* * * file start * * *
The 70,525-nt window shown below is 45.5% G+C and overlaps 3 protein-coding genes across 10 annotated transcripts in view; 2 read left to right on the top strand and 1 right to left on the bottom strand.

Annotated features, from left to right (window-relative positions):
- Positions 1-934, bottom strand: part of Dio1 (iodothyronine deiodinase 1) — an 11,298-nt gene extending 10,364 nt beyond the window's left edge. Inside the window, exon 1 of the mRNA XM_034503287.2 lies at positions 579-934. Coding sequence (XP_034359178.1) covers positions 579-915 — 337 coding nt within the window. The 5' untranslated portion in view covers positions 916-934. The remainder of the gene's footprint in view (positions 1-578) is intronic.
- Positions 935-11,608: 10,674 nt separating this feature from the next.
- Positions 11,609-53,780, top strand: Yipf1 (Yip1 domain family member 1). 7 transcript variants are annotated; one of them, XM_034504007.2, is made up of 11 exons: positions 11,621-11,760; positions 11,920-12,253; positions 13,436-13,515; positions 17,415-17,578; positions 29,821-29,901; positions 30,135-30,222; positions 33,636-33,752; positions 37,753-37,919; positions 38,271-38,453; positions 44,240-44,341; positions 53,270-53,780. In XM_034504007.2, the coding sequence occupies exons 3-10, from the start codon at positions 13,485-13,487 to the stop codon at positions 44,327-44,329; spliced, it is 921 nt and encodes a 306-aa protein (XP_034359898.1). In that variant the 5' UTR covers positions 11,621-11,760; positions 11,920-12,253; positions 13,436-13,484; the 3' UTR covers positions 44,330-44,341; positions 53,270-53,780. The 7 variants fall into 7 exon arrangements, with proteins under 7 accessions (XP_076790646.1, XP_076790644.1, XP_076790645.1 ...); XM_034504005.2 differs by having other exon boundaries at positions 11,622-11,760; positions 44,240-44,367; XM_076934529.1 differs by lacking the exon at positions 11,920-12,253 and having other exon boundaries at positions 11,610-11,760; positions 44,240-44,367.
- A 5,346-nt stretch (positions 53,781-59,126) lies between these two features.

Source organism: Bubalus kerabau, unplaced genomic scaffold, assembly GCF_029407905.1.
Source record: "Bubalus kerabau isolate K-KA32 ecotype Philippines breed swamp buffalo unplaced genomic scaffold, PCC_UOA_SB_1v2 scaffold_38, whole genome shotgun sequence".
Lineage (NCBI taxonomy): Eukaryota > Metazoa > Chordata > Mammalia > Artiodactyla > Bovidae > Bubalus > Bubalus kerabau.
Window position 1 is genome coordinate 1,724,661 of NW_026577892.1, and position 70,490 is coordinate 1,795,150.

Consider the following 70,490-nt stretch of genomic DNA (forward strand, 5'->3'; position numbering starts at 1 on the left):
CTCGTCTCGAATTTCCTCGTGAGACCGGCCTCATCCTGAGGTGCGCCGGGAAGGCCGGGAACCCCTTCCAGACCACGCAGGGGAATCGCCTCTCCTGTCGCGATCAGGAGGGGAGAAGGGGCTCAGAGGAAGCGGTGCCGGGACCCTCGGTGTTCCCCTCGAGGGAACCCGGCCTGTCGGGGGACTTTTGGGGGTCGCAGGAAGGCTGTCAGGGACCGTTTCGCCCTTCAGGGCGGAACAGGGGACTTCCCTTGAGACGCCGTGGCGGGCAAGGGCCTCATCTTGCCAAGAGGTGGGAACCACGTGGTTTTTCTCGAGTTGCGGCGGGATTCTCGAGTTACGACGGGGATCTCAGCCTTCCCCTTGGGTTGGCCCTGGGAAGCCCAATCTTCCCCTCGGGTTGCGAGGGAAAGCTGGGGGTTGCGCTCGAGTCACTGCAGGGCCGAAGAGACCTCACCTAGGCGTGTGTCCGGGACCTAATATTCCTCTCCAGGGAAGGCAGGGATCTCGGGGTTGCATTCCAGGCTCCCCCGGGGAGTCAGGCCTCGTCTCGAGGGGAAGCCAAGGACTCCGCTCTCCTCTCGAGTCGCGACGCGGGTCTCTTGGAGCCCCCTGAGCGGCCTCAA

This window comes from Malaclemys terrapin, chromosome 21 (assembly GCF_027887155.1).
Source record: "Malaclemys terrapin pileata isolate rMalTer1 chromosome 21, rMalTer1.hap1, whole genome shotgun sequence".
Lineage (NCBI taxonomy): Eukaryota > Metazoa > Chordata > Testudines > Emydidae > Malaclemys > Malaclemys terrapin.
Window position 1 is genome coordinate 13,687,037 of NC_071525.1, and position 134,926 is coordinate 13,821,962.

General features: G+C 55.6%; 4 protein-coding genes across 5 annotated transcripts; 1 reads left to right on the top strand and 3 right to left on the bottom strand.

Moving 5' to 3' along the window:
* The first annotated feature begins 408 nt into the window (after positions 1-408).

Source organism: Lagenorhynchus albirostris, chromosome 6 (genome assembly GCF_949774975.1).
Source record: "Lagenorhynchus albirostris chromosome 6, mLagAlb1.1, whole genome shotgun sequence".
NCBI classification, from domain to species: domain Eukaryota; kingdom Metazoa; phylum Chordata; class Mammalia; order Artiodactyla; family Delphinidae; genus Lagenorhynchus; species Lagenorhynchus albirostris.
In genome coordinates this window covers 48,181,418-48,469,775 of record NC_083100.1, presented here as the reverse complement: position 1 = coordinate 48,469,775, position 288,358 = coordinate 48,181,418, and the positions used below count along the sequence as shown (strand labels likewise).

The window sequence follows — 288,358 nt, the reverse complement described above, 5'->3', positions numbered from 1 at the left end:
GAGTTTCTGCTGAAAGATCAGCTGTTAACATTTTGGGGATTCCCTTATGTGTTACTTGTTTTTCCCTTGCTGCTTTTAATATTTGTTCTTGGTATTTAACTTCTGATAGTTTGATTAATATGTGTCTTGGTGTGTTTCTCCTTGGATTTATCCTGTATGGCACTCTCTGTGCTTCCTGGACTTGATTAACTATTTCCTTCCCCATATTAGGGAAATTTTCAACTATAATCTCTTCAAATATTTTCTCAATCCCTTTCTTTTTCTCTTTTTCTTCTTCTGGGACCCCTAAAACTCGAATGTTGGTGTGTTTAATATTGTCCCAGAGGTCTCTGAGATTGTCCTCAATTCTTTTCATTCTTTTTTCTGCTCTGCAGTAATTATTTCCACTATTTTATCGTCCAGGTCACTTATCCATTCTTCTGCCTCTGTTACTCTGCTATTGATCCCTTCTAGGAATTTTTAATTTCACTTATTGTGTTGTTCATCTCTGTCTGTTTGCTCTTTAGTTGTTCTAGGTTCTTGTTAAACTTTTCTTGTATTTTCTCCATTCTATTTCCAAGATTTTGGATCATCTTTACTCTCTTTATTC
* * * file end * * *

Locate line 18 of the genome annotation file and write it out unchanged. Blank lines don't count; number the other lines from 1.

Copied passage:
Moving 5' to 3' along the window: